dramatic plants in the demonstration gardens is castor bean, Ricinus
communis ‘Carmencita Bright Red’ which can reach 10 feet in height,
although ours grew about 6 feet tall. The palmate-shaped
reddish-brown foliage and salmon-pink flowers are very showy;
however, the seeds, leaves and stems are poisonous to humans and
Hibiscus acetosella ‘Haight Asbury’
is grown primarily for its foliage which is a tapestry of colors
ranging from rich burgundy to pink and cream. Once established, the
plants are heat and drought tolerant and perform well in large
containers or in combination with other flowering annuals.
The zinnias in North Park really
stole the show this year. We grew four different varieties which
attracted many bees and pollinators. Zinnia elegans ‘Scarlet
Flame’ grew 4 feet tall and produced scarlet red blooms all season
until frost. Although zinnias are susceptible to powdery mildew
especially in humid conditions, ours were not affected until very
late in the season. Water zinnias by soaking the ground to keep
leaves dry and prevent powdery mildew.
Mexican Hyssop, Agastache mexicanus
‘Acapulco Red’ is a durable, old-fashioned favorite with fragrant
flowers and foliage. The whorled flowers which attract butterflies
and hummingbirds range in color from orange, pink, mauve and
purple. Hyssop is extremely heat and drought tolerant.
If you are looking for a white or
light colored flower for full sun, consider planting gypsy white
yarrow, Achillea ptarmica ‘Gypsy White’. Mounds of delicate pure
white flowers cascade from the fine foliage and are an excellent
choice for containers or the front of a border. Some deadheading
is necessary to remove the spent blooms.
2009 Pollinator Garden
Patina delft ageratum, Ageratum
houstonianum ‘Patina Delft’ is a relatively new introduction with
bi-colored button-like flowers in shades of soft blue and white.
The eye-catching blooms are appropriately named as the flowers are
reminiscent of delft pottery. The new flowers emerge just above the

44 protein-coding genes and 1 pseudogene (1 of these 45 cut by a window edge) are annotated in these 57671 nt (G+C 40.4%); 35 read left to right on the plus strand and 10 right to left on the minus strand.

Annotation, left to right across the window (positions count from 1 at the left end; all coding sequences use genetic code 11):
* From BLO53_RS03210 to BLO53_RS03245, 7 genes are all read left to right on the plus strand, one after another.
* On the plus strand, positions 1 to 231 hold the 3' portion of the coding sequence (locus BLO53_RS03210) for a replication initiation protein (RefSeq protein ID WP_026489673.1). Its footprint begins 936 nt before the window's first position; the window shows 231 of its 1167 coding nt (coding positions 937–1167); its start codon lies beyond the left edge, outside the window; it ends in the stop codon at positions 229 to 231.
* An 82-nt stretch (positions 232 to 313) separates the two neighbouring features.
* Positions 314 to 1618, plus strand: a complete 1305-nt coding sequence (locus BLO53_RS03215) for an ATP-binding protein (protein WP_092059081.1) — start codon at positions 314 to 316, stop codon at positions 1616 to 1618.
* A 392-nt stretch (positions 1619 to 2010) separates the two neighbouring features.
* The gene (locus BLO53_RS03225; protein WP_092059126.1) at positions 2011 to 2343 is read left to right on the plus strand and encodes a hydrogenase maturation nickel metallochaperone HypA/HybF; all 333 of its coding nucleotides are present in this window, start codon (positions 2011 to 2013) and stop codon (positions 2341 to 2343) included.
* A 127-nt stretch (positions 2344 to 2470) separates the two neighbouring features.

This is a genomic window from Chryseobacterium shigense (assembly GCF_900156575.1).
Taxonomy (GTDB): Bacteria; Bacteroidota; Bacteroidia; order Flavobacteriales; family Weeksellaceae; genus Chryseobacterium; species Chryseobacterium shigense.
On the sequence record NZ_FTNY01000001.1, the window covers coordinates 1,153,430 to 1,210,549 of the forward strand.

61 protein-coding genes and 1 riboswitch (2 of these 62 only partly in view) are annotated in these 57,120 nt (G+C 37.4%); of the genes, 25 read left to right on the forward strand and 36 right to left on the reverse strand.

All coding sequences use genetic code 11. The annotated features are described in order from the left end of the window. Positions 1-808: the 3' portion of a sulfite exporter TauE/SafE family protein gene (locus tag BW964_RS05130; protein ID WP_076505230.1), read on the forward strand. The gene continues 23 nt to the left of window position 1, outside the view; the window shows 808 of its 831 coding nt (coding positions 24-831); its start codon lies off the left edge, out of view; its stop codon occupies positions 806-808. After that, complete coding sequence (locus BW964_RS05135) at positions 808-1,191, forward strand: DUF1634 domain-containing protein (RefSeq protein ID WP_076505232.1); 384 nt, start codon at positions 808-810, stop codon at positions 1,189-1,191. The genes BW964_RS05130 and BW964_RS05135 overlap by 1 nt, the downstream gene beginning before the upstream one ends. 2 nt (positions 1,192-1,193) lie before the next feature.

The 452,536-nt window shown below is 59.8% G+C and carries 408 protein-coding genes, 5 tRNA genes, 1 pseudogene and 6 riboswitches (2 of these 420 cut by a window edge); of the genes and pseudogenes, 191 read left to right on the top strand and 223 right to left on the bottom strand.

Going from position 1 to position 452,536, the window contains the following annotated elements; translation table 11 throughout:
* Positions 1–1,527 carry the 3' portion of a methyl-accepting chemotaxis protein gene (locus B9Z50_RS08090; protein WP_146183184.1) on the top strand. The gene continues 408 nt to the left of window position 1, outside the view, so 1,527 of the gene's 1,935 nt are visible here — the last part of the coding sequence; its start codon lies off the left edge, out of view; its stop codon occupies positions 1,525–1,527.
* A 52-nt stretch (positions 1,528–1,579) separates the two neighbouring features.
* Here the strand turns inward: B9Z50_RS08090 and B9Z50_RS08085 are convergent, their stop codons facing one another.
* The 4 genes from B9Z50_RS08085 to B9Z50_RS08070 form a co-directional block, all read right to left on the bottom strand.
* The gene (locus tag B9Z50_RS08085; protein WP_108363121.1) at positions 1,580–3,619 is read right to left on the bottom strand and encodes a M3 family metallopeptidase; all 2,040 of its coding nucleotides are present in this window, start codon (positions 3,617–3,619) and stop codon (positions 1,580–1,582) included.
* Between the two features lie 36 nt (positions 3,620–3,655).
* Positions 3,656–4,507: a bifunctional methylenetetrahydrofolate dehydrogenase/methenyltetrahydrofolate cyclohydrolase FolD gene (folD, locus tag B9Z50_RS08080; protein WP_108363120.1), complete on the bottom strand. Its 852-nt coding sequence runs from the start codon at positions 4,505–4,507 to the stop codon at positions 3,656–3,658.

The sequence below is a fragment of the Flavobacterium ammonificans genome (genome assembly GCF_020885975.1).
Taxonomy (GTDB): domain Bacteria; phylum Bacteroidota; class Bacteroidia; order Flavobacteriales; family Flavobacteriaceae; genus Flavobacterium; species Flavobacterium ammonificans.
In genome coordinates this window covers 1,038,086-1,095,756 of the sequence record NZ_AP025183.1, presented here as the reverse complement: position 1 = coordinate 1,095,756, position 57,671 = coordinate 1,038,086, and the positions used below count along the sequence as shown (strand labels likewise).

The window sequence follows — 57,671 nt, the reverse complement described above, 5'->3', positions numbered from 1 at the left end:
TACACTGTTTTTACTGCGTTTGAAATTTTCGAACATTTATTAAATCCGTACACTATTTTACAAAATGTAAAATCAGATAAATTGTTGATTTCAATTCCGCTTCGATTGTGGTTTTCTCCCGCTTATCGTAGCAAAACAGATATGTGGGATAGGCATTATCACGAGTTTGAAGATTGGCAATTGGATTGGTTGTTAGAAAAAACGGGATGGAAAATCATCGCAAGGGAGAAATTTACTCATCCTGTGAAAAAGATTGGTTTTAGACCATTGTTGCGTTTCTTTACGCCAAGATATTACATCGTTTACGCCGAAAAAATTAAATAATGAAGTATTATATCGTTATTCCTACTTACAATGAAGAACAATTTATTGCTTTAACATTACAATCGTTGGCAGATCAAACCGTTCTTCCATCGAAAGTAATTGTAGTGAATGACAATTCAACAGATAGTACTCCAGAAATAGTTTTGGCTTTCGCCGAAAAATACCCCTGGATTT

older flowers and effectively cover the spent blooms thus
eliminating any need for deadheading.
Purple Fountain Grass
Purple Fountain Grass, Pennisetum
setaceum ‘Rubrum’ produces waves of graceful nodding soft purple
plumes that arch up and out from burgundy-tinted foliage. It is
especially dramatic in clusters, mass plantings or along slopes.
Fountain grass is heat and drought tolerant, and attractive in fall
One of the most handsome plants grown
at both gardens was Salvia guaranitica ‘Black and Blue’. The cobalt
blue flowers with their black sepals attract many pollinators
including hummingbirds. Black and blue salvia produces tubers
which can be dug and saved for subsequent years.
Be sure to include some of these
outstanding performers on your shopping list and visit the gardens
next summer to vote for your favorite annual –we want your input in
our evaluations for next year. The North Park Demonstration Garden
is located at the intersection of Babcock Boulevard and Wildwood
Road, at the Veteran's Monument across from North Park Lake. The
South Park Demonstration Garden is located at the intersection of
Corrigan Drive and McConkey Road, just down the road from South
Park’s Wave Pool.
These gardens could not exist without
the support of our partners from Allegheny County's Parks and Public
Works departments. Many thanks to the following local garden
centers that generously donate seeds, plants, fertilizer and mulch
to the Penn State Cooperative Extension Demonstration Gardens: Bedner’s
Farm and Greenhouse, Cecil Twp.; Brenckle’s Farm & Greenhouses,
Pittsburgh; Best Feeds Garden Centers, Gibsonia; Chapon’s Greenhouse
& Supply, Baldwin; Donnan Landscape Services, McMurray; Eichner’s
Farm Market & Greenhouse, Wexford; Englert Nursery & Landscaping,
Bethel Park; Glenshaw Feed & Garden Center, Glenshaw; Hahn Nursery
and Garden Center, North Hills; LMS Greenhouse & Nursery, Allison
Park; McTighe’s Flower & Garden Market, Glenshaw; Meder’s Home &
Garden Center, Pleasant Hills; Quality Gardens, Valencia; Renee’s
Garden, reneesgarden.com; Reilly’s Summer Seat Farm, Ohio Township;
Soergel’s Garden Center & Orchard, Wexford; Trax Farms, Inc.,
Finleyville; The Urban Gardener, Pittsburgh.
Best flowers of
plant of the year
that will not bloom